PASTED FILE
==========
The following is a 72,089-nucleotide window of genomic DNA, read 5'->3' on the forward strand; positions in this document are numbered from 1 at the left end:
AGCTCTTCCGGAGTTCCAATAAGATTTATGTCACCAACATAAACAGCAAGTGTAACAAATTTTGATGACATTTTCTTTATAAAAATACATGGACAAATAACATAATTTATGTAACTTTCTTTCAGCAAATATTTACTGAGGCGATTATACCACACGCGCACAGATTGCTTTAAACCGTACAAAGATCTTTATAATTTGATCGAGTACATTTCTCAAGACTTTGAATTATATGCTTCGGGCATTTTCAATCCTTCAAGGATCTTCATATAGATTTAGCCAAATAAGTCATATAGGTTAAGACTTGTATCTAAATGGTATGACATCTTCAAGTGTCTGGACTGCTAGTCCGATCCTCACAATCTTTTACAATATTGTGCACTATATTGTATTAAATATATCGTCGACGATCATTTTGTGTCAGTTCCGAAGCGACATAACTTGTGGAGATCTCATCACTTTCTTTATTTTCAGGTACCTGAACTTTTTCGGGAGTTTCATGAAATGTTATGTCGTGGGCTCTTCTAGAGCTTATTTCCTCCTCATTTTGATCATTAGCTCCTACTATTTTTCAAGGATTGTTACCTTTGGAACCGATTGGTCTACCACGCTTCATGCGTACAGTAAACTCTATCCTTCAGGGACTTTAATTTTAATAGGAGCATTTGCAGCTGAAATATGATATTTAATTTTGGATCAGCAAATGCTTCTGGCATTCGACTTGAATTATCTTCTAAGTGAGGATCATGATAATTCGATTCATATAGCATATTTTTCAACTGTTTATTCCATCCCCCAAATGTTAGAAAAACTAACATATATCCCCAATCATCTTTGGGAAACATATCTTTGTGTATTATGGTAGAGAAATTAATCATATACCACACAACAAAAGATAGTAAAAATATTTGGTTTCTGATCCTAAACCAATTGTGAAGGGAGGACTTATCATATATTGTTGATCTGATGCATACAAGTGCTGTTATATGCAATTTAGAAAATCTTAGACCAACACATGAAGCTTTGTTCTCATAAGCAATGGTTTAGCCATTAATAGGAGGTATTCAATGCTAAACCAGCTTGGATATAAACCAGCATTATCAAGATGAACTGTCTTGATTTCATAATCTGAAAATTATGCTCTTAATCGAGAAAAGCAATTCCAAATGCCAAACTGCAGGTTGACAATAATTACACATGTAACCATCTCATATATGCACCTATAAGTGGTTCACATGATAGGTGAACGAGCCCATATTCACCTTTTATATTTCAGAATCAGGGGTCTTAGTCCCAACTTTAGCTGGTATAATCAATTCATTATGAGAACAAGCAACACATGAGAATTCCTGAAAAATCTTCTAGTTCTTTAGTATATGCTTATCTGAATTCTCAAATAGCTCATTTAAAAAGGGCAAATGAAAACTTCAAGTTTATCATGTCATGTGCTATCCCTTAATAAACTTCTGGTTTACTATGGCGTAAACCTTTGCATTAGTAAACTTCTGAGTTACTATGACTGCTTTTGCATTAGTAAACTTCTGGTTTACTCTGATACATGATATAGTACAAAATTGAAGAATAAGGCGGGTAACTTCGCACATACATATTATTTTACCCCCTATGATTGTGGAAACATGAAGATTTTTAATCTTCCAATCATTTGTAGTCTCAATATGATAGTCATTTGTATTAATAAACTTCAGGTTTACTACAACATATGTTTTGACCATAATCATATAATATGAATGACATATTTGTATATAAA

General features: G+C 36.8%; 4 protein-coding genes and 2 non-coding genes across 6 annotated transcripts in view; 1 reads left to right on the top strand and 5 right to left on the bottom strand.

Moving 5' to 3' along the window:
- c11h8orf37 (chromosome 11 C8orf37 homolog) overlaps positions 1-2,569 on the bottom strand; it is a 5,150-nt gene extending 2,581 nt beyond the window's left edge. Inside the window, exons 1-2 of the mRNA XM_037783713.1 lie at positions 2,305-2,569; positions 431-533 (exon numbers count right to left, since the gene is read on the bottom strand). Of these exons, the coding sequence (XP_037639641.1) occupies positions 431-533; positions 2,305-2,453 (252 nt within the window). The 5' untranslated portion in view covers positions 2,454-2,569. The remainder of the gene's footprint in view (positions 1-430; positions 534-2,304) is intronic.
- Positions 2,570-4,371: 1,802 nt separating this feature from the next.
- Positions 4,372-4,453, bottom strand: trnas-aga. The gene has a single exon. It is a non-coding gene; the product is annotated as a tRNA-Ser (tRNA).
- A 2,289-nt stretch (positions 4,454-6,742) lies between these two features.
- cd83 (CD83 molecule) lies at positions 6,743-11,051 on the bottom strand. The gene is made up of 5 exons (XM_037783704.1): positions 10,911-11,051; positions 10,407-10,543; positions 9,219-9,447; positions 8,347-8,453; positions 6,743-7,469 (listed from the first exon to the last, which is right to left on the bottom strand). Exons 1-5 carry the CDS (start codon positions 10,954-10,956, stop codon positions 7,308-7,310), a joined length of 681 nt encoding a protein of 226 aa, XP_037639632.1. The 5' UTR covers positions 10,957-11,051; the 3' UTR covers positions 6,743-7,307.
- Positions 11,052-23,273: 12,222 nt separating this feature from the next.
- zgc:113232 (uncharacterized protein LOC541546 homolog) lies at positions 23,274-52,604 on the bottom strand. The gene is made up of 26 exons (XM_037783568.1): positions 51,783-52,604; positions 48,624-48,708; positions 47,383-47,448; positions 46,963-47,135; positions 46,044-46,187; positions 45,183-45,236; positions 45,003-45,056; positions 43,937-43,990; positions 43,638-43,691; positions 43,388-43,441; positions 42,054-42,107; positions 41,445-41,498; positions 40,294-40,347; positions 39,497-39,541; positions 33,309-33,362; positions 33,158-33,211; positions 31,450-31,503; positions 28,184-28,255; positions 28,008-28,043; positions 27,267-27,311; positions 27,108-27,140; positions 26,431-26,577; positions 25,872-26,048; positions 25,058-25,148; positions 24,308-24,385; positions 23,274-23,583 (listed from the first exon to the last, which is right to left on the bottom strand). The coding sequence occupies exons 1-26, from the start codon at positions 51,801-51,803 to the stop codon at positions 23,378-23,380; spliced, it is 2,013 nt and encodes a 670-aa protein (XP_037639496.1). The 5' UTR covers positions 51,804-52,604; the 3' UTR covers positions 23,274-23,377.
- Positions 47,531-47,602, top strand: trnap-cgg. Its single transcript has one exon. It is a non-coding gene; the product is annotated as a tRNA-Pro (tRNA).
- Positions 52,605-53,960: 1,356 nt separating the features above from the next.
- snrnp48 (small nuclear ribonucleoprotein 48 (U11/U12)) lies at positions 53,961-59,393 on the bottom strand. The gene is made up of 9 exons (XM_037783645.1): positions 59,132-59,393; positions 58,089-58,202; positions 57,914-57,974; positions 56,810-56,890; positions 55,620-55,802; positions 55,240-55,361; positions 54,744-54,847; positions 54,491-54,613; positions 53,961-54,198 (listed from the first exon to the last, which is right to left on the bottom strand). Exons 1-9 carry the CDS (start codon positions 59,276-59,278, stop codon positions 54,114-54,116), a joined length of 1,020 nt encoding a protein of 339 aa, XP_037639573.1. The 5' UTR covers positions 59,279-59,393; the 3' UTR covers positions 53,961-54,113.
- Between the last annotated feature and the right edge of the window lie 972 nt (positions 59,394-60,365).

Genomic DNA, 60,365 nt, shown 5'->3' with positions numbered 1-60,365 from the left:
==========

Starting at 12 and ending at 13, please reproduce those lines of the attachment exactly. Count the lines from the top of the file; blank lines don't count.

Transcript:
- Positions 47,531-47,602, top strand: trnap-cgg. Its single transcript has one exon. It is a non-coding gene; the product is annotated as a tRNA-Pro (tRNA).
- Positions 52,605-53,960: 1,356 nt separating the features above from the next.